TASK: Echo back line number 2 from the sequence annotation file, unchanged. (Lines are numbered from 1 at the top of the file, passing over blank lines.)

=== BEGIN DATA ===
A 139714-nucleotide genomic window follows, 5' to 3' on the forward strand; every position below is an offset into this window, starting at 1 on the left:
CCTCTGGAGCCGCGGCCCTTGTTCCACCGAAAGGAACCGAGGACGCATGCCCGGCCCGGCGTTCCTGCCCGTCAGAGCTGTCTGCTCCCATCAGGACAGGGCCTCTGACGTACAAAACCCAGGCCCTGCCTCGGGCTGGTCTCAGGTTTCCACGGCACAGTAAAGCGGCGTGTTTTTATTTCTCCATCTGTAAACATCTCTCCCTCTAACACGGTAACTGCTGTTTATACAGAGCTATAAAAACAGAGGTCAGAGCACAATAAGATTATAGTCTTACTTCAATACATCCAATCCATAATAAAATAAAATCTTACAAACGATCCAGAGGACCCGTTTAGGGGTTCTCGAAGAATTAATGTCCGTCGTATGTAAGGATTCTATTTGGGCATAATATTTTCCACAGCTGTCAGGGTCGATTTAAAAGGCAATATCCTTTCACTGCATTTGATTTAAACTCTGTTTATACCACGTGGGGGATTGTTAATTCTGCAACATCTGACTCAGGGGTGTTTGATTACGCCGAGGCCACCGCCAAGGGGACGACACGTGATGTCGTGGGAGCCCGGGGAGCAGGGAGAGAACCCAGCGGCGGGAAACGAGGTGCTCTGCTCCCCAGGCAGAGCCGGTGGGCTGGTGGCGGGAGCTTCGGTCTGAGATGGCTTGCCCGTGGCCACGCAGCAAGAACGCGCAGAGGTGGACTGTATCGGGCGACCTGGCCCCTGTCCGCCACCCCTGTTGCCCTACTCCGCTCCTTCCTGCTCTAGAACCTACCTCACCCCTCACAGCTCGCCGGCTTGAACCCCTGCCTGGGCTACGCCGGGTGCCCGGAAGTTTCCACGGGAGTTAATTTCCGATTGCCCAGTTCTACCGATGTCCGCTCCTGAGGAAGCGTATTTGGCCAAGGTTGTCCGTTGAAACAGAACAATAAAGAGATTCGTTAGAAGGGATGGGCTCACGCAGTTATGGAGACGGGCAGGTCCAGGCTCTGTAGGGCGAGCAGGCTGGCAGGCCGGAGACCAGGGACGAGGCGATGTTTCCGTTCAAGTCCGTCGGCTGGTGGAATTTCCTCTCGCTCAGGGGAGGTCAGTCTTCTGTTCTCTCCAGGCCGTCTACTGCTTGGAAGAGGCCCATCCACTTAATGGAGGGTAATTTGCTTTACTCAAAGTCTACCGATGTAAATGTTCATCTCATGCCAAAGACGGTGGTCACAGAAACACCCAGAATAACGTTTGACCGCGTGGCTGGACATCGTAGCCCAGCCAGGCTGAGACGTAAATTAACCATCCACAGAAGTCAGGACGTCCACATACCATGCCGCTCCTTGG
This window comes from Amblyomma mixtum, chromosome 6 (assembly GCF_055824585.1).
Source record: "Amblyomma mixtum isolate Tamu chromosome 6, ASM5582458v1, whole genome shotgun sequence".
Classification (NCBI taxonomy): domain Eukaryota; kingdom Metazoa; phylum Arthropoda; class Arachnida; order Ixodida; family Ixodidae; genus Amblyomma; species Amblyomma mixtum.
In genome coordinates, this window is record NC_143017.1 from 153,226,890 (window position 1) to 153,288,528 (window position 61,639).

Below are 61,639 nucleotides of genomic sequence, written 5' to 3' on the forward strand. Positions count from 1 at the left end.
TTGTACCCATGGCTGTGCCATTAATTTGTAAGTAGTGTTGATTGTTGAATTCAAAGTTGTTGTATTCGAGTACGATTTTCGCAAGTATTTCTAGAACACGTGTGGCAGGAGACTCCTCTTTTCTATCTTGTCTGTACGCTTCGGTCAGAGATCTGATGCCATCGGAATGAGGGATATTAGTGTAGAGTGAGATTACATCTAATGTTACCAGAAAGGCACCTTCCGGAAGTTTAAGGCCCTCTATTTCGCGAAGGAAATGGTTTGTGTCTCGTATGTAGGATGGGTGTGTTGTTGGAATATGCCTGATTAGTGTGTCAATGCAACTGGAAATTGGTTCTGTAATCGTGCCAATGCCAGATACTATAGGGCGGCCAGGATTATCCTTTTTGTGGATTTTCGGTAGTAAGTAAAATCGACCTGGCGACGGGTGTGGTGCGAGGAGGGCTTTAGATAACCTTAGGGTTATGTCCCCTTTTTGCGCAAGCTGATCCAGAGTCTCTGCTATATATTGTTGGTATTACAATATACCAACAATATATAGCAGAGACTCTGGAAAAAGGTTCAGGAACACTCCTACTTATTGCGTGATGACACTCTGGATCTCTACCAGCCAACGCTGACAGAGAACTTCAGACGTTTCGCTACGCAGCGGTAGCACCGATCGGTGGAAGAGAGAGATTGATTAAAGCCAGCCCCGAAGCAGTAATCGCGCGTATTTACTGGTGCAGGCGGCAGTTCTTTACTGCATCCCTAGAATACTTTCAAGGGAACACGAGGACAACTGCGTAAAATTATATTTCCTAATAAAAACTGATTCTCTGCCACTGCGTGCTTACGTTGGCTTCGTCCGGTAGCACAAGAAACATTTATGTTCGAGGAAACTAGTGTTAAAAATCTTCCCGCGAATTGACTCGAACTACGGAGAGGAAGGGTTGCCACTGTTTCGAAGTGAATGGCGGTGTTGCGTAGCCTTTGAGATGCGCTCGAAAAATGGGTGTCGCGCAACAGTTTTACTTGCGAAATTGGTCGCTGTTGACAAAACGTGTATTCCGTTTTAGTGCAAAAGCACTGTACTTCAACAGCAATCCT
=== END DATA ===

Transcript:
CCTCTGGAGCCGCGGCCCTTGTTCCACCGAAAGGAACCGAGGACGCATGCCCGGCCCGGCGTTCCTGCCCGTCAGAGCTGTCTGCTCCCATCAGGACAGGGCCTCTGACGTACAAAACCCAGGCCCTGCCTCGGGCTGGTCTCAGGTTTCCACGGCACAGTAAAGCGGCGTGTTTTTATTTCTCCATCTGTAAACATCTCTCCCTCTAACACGGTAACTGCTGTTTATACAGAGCTATAAAAACAGAGGTCAGAGCACAATAAGATTATAGTCTTACTTCAATACATCCAATCCATAATAAAATAAAATCTTACAAACGATCCAGAGGACCCGTTTAGGGGTTCTCGAAGAATTAATGTCCGTCGTATGTAAGGATTCTATTTGGGCATAATATTTTCCACAGCTGTCAGGGTCGATTTAAAAGGCAATATCCTTTCACTGCATTTGATTTAAACTCTGTTTATACCACGTGGGGGATTGTTAATTCTGCAACATCTGACTCAGGGGTGTTTGATTACGCCGAGGCCACCGCCAAGGGGACGACACGTGATGTCGTGGGAGCCCGGGGAGCAGGGAGAGAACCCAGCGGCGGGAAACGAGGTGCTCTGCTCCCCAGGCAGAGCCGGTGGGCTGGTGGCGGGAGCTTCGGTCTGAGATGGCTTGCCCGTGGCCACGCAGCAAGAACGCGCAGAGGTGGACTGTATCGGGCGACCTGGCCCCTGTCCGCCACCCCTGTTGCCCTACTCCGCTCCTTCCTGCTCTAGAACCTACCTCACCCCTCACAGCTCGCCGGCTTGAACCCCTGCCTGGGCTACGCCGGGTGCCCGGAAGTTTCCACGGGAGTTAATTTCCGATTGCCCAGTTCTACCGATGTCCGCTCCTGAGGAAGCGTATTTGGCCAAGGTTGTCCGTTGAAACAGAACAATAAAGAGATTCGTTAGAAGGGATGGGCTCACGCAGTTATGGAGACGGGCAGGTCCAGGCTCTGTAGGGCGAGCAGGCTGGCAGGCCGGAGACCAGGGACGAGGCGATGTTTCCGTTCAAGTCCGTCGGCTGGTGGAATTTCCTCTCGCTCAGGGGAGGTCAGTCTTCTGTTCTCTCCAGGCCGTCTACTGCTTGGAAGAGGCCCATCCACTTAATGGAGGGTAATTTGCTTTACTCAAAGTCTACCGATGTAAATGTTCATCTCATGCCAAAGACGGTGGTCACAGAAACACCCAGAATAACGTTTGACCGCGTGGCTGGACATCGTAGCCCAGCCAGGCTGAGACGTAAATTAACCATCCACAGAAGTCAGGACGTCCACATACCATGCCGCTCCTTGG